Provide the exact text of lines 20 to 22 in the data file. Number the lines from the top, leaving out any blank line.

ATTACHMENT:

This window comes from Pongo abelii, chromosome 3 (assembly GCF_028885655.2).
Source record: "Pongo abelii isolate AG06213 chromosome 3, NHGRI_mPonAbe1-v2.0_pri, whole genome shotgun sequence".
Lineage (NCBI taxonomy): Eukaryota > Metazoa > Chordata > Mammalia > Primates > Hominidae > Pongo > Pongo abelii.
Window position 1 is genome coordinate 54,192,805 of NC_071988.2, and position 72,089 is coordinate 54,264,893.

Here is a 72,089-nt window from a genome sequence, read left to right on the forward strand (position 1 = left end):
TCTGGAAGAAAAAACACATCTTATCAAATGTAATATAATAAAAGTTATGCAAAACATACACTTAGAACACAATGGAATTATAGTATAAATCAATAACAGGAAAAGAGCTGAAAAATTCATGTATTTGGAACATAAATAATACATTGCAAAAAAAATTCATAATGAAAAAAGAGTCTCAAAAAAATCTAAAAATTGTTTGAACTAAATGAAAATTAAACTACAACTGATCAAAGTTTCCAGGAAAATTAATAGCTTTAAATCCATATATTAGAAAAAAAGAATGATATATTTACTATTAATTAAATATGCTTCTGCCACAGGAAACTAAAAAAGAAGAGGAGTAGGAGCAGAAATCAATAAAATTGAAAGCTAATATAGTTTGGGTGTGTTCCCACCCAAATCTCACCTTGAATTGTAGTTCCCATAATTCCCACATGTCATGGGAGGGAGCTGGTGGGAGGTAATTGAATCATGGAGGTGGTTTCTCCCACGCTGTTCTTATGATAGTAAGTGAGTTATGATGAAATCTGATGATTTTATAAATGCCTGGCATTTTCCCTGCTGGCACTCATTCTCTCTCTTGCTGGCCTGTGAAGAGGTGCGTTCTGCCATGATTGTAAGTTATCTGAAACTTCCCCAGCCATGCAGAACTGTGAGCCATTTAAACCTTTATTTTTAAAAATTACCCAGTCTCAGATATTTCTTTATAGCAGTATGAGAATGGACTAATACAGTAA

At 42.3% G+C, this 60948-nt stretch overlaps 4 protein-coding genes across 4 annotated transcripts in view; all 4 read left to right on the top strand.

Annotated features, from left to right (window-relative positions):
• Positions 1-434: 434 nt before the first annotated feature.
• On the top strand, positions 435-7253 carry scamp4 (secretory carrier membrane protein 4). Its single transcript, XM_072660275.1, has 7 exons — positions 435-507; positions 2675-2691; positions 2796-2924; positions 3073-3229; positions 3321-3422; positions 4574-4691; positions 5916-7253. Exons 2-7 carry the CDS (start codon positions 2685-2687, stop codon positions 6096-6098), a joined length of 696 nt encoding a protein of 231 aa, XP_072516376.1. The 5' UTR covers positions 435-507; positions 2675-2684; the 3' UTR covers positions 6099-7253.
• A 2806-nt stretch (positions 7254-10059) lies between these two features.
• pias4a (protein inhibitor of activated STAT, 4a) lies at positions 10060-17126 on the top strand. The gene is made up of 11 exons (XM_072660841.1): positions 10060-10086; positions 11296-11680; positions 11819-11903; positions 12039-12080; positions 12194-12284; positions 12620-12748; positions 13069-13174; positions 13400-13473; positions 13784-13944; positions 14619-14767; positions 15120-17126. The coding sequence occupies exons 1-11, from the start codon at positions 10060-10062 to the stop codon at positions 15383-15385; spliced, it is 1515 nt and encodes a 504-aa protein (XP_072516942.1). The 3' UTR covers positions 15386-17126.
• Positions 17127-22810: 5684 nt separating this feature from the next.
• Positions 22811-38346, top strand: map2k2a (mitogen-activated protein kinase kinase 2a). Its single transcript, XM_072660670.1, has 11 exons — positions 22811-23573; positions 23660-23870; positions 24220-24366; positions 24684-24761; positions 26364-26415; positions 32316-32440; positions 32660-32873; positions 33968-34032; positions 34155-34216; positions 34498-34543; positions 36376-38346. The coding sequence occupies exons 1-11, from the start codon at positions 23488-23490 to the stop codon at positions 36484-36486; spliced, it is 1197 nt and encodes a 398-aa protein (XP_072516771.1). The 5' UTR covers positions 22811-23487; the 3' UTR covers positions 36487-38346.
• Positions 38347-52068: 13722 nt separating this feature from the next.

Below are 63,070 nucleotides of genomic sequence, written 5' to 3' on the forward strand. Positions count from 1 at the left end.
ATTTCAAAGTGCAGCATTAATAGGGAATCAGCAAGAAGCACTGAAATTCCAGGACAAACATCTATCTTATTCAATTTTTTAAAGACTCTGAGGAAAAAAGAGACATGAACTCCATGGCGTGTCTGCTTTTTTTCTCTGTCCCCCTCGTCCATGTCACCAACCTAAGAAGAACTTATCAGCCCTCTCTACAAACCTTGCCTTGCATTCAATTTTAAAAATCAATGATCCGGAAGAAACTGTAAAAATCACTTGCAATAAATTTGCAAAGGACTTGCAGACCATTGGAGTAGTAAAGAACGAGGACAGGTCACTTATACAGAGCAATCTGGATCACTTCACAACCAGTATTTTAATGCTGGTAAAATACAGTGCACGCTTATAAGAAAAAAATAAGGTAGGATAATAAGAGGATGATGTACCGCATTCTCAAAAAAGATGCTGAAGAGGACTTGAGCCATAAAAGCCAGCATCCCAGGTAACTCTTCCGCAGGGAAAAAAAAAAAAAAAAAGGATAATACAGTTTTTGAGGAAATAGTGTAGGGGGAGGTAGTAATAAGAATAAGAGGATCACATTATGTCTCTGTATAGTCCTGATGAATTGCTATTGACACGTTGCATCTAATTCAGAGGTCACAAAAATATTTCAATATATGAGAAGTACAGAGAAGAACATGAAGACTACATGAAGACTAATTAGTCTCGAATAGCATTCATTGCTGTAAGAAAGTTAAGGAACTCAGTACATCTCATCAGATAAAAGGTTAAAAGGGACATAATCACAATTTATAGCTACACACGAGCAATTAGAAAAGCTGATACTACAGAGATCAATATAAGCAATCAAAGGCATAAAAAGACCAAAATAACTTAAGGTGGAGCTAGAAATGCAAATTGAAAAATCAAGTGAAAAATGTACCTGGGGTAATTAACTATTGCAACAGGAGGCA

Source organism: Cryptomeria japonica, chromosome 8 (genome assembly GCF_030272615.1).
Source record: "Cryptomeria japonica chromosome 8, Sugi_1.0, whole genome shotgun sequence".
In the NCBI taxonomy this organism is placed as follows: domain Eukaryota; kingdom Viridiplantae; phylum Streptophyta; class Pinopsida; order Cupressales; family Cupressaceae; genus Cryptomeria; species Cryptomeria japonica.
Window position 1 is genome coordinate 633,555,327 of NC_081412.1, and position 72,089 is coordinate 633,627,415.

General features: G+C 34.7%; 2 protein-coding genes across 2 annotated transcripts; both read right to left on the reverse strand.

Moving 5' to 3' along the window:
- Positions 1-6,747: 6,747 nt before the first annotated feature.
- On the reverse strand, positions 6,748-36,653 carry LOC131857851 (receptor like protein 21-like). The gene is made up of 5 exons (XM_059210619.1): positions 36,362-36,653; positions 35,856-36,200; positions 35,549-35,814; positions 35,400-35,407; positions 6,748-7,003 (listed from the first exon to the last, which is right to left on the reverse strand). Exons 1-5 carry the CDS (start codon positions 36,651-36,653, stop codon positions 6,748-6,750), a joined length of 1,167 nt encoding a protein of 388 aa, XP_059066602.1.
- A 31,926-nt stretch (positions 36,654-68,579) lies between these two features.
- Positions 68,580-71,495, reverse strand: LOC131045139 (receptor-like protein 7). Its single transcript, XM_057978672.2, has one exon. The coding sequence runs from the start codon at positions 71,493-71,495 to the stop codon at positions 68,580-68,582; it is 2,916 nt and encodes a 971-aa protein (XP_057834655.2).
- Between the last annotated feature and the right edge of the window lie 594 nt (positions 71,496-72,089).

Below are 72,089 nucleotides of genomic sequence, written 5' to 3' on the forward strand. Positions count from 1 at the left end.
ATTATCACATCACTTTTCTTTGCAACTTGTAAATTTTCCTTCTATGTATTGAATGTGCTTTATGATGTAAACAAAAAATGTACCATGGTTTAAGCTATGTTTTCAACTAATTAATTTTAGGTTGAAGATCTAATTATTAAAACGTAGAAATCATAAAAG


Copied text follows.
In the NCBI taxonomy this organism is placed as follows: domain Eukaryota; kingdom Viridiplantae; phylum Streptophyta; class Pinopsida; order Cupressales; family Cupressaceae; genus Cryptomeria; species Cryptomeria japonica.
Window position 1 is genome coordinate 633,555,327 of NC_081412.1, and position 72,089 is coordinate 633,627,415.

General features: G+C 34.7%; 2 protein-coding genes across 2 annotated transcripts; both read right to left on the reverse strand.